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oral law

According to the Jewish tradition, the oral law was given to Moses on Mount Sinai together with the written law. During the period of the Second Temple, the oral law was upheld by the Pharisees in opposition to the Sadducees. Eventually it was studied in the academies, and was written down in the Mishnah which was compiled by Judah Ha-Nasi in the second century. After centuries of discussion, the oral law was recorded in the Talmud. After the redaction of the Talmud in the sixth century, it was further studied in talmudic academies. In the gaonic period, the Karaites rejected the authority of the oral law. Modern non-Orthodox Judaism rejects the belief that the oral law was revealed to Moses on Mount Sinai; instead it is viewed as originating through discussion and interpretation over the centuries.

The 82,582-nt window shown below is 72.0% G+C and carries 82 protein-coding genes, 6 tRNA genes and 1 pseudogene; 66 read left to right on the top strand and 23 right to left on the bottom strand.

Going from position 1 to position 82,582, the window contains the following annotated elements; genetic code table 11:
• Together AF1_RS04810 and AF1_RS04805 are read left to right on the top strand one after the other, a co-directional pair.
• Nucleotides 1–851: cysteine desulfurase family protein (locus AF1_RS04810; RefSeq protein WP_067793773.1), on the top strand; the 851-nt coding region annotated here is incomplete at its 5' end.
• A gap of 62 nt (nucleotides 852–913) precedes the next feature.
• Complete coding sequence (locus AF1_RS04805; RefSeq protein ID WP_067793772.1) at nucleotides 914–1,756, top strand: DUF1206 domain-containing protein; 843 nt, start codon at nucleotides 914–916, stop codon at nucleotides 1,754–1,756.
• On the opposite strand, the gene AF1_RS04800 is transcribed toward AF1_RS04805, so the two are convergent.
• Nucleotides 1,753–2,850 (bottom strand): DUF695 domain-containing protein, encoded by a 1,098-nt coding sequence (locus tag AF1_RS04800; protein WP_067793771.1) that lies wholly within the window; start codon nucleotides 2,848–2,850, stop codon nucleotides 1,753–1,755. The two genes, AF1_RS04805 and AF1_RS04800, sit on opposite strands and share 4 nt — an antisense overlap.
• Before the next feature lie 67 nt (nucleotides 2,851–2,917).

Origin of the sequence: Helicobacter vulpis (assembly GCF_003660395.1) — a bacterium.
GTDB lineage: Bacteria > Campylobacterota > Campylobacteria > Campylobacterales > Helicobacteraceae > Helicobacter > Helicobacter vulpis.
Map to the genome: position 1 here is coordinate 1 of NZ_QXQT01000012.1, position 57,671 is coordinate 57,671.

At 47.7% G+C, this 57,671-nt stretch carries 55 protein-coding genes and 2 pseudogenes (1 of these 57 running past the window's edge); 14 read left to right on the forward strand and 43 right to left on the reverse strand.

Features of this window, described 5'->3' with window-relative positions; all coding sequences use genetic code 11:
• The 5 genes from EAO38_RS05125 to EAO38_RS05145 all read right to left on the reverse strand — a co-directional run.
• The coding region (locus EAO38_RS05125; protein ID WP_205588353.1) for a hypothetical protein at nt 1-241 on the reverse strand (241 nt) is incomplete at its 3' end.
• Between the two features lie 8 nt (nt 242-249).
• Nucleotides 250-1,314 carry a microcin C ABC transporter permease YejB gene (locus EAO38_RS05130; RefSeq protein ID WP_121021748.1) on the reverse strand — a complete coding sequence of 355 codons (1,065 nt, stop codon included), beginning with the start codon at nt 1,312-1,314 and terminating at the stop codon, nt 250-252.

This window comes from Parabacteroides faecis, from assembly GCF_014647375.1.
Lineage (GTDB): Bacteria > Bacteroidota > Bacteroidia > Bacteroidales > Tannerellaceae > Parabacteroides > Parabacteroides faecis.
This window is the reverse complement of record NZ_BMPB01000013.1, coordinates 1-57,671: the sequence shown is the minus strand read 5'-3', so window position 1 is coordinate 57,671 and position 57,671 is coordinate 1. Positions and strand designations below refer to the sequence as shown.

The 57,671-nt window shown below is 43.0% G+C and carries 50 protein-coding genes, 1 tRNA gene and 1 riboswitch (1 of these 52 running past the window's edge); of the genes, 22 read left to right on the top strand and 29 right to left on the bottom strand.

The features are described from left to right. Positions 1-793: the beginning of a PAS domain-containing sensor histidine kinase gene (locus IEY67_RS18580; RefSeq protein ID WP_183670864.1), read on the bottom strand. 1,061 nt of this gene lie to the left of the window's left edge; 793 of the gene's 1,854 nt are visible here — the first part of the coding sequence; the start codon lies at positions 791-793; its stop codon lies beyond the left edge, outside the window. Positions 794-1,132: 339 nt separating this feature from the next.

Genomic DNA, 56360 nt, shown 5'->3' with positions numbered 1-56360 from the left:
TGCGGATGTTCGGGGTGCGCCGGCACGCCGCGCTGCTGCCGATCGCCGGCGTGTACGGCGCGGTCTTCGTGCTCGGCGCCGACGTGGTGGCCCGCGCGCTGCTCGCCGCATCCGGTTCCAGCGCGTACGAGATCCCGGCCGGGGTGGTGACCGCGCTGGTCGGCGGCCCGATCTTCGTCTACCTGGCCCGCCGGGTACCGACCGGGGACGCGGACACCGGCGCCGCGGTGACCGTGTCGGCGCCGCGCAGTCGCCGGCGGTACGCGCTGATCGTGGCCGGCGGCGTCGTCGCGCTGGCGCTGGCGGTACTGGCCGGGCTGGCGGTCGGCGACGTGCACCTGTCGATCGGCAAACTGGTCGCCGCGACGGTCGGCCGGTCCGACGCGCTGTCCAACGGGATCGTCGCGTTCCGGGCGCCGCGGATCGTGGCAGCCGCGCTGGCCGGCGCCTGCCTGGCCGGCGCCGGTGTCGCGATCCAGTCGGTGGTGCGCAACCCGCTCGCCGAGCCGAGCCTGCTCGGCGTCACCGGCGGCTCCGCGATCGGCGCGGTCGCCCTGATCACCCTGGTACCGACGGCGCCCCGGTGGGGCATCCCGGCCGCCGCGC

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Reprinted with permission from A Concise Encyclopedia of Judaism,
by Dan Cohn-Sherbok
.© Oneworld Publications.